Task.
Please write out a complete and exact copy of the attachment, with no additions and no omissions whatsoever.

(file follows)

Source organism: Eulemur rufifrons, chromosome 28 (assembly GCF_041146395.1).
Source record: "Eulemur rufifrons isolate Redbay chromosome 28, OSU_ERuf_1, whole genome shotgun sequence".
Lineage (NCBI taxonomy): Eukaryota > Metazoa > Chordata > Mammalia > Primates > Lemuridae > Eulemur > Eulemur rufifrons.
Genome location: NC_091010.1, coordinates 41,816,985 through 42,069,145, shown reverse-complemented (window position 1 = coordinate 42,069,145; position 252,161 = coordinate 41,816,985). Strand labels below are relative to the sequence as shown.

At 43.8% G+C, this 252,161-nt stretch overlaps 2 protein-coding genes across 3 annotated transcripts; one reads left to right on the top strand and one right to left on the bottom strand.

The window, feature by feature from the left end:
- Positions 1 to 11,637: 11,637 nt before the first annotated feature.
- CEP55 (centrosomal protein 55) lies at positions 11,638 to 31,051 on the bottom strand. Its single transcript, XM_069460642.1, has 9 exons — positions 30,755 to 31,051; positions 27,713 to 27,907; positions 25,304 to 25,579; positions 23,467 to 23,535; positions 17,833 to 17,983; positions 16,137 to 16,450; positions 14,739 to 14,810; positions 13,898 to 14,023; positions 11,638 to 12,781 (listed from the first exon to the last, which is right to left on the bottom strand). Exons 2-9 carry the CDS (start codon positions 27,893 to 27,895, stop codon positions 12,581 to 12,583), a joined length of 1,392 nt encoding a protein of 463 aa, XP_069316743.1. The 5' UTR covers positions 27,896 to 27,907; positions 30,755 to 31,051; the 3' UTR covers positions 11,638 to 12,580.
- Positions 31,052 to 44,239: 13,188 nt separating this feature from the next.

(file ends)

Source organism: Eulemur rufifrons, chromosome 28 (assembly GCF_041146395.1).
Source record: "Eulemur rufifrons isolate Redbay chromosome 28, OSU_ERuf_1, whole genome shotgun sequence".
Lineage (NCBI taxonomy): Eukaryota > Metazoa > Chordata > Mammalia > Primates > Lemuridae > Eulemur > Eulemur rufifrons.
Genome location: NC_091010.1, coordinates 41,816,985 through 42,069,145, shown reverse-complemented (window position 1 = coordinate 42,069,145; position 252,161 = coordinate 41,816,985). Strand labels below are relative to the sequence as shown.

At 43.8% G+C, this 252,161-nt stretch overlaps 2 protein-coding genes across 3 annotated transcripts; one reads left to right on the top strand and one right to left on the bottom strand.

The window, feature by feature from the left end:
- Positions 1 to 11,637: 11,637 nt before the first annotated feature.
- CEP55 (centrosomal protein 55) lies at positions 11,638 to 31,051 on the bottom strand. Its single transcript, XM_069460642.1, has 9 exons — positions 30,755 to 31,051; positions 27,713 to 27,907; positions 25,304 to 25,579; positions 23,467 to 23,535; positions 17,833 to 17,983; positions 16,137 to 16,450; positions 14,739 to 14,810; positions 13,898 to 14,023; positions 11,638 to 12,781 (listed from the first exon to the last, which is right to left on the bottom strand). Exons 2-9 carry the CDS (start codon positions 27,893 to 27,895, stop codon positions 12,581 to 12,583), a joined length of 1,392 nt encoding a protein of 463 aa, XP_069316743.1. The 5' UTR covers positions 27,896 to 27,907; positions 30,755 to 31,051; the 3' UTR covers positions 11,638 to 12,580.
- Positions 31,052 to 44,239: 13,188 nt separating this feature from the next.